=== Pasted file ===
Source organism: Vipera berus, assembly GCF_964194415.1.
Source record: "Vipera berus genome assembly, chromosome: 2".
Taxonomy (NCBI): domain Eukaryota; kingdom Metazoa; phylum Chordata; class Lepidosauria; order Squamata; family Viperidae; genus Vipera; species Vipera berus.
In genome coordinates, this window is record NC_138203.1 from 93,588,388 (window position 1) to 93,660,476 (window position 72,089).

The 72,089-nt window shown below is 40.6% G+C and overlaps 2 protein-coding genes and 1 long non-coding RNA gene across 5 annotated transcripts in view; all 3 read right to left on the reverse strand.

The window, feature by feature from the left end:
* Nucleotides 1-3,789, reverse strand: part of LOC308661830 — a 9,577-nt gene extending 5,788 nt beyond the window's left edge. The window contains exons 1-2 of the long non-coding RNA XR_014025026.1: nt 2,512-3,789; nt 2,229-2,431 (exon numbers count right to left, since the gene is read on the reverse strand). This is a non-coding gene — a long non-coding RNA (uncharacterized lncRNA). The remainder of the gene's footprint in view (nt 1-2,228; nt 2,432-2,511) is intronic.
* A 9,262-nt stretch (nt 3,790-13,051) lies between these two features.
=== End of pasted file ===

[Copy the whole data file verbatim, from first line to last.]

Source organism: Vipera berus, assembly GCF_964194415.1.
Source record: "Vipera berus genome assembly, chromosome: 2".
Taxonomy (NCBI): domain Eukaryota; kingdom Metazoa; phylum Chordata; class Lepidosauria; order Squamata; family Viperidae; genus Vipera; species Vipera berus.
In genome coordinates, this window is record NC_138203.1 from 93,588,388 (window position 1) to 93,660,476 (window position 72,089).

The 72,089-nt window shown below is 40.6% G+C and overlaps 2 protein-coding genes and 1 long non-coding RNA gene across 5 annotated transcripts in view; all 3 read right to left on the reverse strand.

The window, feature by feature from the left end:
* Nucleotides 1-3,789, reverse strand: part of LOC308661830 — a 9,577-nt gene extending 5,788 nt beyond the window's left edge. The window contains exons 1-2 of the long non-coding RNA XR_014025026.1: nt 2,512-3,789; nt 2,229-2,431 (exon numbers count right to left, since the gene is read on the reverse strand). This is a non-coding gene — a long non-coding RNA (uncharacterized lncRNA). The remainder of the gene's footprint in view (nt 1-2,228; nt 2,432-2,511) is intronic.
* A 9,262-nt stretch (nt 3,790-13,051) lies between these two features.